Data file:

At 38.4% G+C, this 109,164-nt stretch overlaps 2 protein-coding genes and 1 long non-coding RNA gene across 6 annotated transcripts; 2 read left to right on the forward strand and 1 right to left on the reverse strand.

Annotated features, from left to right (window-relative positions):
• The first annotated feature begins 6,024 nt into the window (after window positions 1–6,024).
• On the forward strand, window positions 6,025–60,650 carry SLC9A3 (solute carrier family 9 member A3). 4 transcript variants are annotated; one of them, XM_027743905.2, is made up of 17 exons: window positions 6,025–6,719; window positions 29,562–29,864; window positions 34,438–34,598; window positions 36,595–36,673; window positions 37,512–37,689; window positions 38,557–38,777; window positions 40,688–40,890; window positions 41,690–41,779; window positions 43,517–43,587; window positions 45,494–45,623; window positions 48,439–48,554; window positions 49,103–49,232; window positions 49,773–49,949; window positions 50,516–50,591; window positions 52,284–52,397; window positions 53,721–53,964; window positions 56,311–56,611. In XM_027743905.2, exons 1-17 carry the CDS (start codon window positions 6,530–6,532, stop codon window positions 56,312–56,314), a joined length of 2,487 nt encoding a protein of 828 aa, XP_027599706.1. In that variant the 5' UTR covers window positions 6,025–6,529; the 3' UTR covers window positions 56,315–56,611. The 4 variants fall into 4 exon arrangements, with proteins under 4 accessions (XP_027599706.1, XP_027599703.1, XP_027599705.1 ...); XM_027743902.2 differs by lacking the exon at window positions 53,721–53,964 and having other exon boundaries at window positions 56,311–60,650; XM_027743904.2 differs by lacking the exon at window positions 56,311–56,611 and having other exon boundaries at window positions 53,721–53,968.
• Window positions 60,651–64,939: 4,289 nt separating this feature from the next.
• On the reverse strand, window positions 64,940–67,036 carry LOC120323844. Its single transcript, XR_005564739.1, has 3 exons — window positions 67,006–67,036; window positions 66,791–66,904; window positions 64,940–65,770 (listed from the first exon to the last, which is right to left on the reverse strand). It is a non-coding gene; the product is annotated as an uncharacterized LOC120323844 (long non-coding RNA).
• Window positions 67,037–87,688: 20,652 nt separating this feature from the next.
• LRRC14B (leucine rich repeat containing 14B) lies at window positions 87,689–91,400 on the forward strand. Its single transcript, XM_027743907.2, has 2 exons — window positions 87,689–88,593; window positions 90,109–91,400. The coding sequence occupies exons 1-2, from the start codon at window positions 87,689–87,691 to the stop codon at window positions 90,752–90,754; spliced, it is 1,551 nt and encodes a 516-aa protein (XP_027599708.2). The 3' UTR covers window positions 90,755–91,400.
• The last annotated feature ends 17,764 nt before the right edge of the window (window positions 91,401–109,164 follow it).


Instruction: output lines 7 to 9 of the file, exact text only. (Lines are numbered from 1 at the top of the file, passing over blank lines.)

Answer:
• Window positions 67,037–87,688: 20,652 nt separating this feature from the next.
• LRRC14B (leucine rich repeat containing 14B) lies at window positions 87,689–91,400 on the forward strand. Its single transcript, XM_027743907.2, has 2 exons — window positions 87,689–88,593; window positions 90,109–91,400. The coding sequence occupies exons 1-2, from the start codon at window positions 87,689–87,691 to the stop codon at window positions 90,752–90,754; spliced, it is 1,551 nt and encodes a 516-aa protein (XP_027599708.2). The 3' UTR covers window positions 90,755–91,400.
• The last annotated feature ends 17,764 nt before the right edge of the window (window positions 91,401–109,164 follow it).